This is one area that sometimes dings me on tests. While I can generally figure out what is meant from context, I only know a handful offhand.

The question here is twofold:

  • Is there a specific name for this category of words?
  • Are there any references that specialize in this vocabulary?
  • Reduplication
    – user1478
    Apr 2, 2014 at 19:33
  • 1
    Snailboat gives you the term for this kind of phonological / word-formation process. Istrasci gives you the two terms for the classes of words that use this process in Japanese. Apr 3, 2014 at 15:16

2 Answers 2


There are actually two types of words here. One is [擬音語]{ぎ・おん・ご} which are onomotopoeia: words representing sounds. Some examples of this are ワンワン (dog barking), ガリガリ (scratching, crunching - like ガリガリ君 popsicles), and ころころ (sound of something rolling).

The other type is [擬態語]{ぎ・たい・ご} which "depict non-auditory senses". Your examples fall into this category.

Note that both categories contain many other examples that are not repeated, such as じっと(見る) (stare, look intently) or どしん (fall and thud).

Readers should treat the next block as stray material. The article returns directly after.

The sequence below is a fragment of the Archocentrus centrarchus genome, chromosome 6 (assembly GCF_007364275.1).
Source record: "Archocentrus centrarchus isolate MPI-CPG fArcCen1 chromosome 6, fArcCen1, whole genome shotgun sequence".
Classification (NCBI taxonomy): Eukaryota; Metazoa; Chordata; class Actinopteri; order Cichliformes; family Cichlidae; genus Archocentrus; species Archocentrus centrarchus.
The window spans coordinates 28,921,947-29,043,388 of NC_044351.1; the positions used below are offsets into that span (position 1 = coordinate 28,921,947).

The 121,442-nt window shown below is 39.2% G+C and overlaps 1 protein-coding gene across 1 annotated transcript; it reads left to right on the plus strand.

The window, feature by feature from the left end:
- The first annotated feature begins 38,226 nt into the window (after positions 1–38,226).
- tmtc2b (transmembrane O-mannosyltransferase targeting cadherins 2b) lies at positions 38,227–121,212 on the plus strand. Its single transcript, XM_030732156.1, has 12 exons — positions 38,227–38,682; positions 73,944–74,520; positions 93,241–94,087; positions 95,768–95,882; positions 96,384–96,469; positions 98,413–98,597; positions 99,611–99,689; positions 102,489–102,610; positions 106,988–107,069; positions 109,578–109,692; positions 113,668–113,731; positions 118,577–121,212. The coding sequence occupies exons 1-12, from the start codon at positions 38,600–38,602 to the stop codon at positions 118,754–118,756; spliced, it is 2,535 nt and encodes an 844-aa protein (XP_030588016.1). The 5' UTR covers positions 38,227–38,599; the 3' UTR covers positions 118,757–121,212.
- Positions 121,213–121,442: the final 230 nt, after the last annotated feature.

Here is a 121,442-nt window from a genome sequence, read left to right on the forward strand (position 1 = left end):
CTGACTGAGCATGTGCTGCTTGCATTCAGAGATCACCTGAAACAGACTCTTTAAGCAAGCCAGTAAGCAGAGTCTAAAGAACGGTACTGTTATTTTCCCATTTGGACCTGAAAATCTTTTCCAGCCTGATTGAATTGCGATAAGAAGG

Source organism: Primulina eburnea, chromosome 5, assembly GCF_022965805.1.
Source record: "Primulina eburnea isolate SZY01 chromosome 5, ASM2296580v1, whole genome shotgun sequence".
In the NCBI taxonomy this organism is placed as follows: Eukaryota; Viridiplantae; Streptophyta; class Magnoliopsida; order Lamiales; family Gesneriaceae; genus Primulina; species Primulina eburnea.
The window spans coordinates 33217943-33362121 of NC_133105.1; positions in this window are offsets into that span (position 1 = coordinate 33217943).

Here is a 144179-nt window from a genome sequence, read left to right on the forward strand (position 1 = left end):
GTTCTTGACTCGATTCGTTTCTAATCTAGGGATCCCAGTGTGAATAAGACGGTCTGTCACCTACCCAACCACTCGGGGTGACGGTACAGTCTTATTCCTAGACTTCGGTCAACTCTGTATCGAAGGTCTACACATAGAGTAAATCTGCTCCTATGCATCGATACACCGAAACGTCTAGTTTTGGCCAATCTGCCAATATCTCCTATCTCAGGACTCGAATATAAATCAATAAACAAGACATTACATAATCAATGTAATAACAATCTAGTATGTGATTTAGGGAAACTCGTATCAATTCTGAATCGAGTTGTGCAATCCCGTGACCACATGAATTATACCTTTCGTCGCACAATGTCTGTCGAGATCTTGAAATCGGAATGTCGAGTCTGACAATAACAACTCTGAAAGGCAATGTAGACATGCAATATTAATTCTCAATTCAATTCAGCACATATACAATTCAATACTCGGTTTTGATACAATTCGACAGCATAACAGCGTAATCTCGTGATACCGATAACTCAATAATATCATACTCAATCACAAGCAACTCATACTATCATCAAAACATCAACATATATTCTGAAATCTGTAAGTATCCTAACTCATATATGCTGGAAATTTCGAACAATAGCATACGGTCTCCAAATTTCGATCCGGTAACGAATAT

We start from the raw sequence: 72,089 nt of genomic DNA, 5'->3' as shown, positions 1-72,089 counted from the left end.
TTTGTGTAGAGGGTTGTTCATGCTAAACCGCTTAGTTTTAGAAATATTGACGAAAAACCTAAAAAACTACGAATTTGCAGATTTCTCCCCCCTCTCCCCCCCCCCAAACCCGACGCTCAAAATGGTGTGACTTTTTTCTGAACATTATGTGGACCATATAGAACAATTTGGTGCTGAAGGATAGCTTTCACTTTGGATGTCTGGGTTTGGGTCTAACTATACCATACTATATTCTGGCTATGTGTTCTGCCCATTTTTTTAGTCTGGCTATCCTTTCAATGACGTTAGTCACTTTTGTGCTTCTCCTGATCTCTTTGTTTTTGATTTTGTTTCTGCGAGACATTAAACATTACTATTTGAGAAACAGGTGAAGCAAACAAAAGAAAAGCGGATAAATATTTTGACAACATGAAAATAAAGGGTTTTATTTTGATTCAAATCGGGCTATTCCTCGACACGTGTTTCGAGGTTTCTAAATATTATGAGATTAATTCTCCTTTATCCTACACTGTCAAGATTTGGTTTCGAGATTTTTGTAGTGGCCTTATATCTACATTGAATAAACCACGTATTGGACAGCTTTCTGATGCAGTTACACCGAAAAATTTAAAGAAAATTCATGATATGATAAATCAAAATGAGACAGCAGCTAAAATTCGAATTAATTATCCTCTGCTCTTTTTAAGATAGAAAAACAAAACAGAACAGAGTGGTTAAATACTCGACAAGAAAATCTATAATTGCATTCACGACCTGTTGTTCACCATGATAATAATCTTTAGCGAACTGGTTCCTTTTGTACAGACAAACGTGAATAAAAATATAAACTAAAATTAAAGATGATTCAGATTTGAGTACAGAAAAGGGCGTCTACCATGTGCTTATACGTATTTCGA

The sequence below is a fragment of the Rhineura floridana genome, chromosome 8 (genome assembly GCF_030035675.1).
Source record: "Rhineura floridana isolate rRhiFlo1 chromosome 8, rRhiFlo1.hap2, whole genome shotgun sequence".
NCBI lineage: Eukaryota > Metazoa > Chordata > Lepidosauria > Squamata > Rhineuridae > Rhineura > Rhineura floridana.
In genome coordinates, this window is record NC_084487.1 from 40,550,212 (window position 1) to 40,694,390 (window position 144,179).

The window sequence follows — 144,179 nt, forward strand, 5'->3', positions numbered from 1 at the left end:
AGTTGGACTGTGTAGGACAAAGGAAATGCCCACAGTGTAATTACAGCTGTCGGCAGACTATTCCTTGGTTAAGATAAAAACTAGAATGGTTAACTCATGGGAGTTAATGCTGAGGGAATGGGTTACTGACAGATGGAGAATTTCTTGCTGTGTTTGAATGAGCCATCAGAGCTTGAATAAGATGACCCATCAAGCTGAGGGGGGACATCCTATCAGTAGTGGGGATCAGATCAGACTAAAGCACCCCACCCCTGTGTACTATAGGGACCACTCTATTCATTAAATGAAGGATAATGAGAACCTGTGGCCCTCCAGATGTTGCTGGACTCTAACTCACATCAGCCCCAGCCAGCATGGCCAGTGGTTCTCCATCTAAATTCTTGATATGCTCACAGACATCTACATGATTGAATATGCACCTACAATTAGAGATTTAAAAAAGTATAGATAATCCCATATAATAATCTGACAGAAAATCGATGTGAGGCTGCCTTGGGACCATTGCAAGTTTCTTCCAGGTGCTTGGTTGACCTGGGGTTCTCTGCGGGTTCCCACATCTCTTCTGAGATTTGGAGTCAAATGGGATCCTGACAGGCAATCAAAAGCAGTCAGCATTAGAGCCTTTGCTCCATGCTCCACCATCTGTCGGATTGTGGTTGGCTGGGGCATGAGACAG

As for references, check out our resources post on meta.

  • There are so many of these - I wonder if there if there is a frequency list out there? (Couldn't see one on the resources page.)
    – Tim
    Apr 3, 2014 at 2:43
  • @Kaji: If you need to learn some, there several decks on the anki-shared deck website: ankiweb.net/shared/decks/japanese
    – Tim
    Apr 3, 2014 at 9:17
  • 3
    These are pretty big topics in Japanese actually. There's whole books for learners dealing just with these. It's also exceptionally common for the two to be lumped together as onomatopoeia, probably since the other category isn't a major one in lots of other languages, including English. Apr 3, 2014 at 15:14
  • @Tim It wouldn't be too hard to take a list of these words and check a major corpus like Tsukuba Web Corpus to assemble your own frequency list. That said, I think you might need some strategy to account for variation in form, e.g. くるり(と)・くるっ(と)・くるくる(と), so it might not be trivial, either.
    – user1478
    Feb 14, 2016 at 0:46

These onomatopeic words are also described as オノマトペ -- "onomatope," オノマトペア -- "onomatopeia," as well as 擬声語 -- "giseigo."

For an extensive list of them, check out http://onomatoproject.com/list.html

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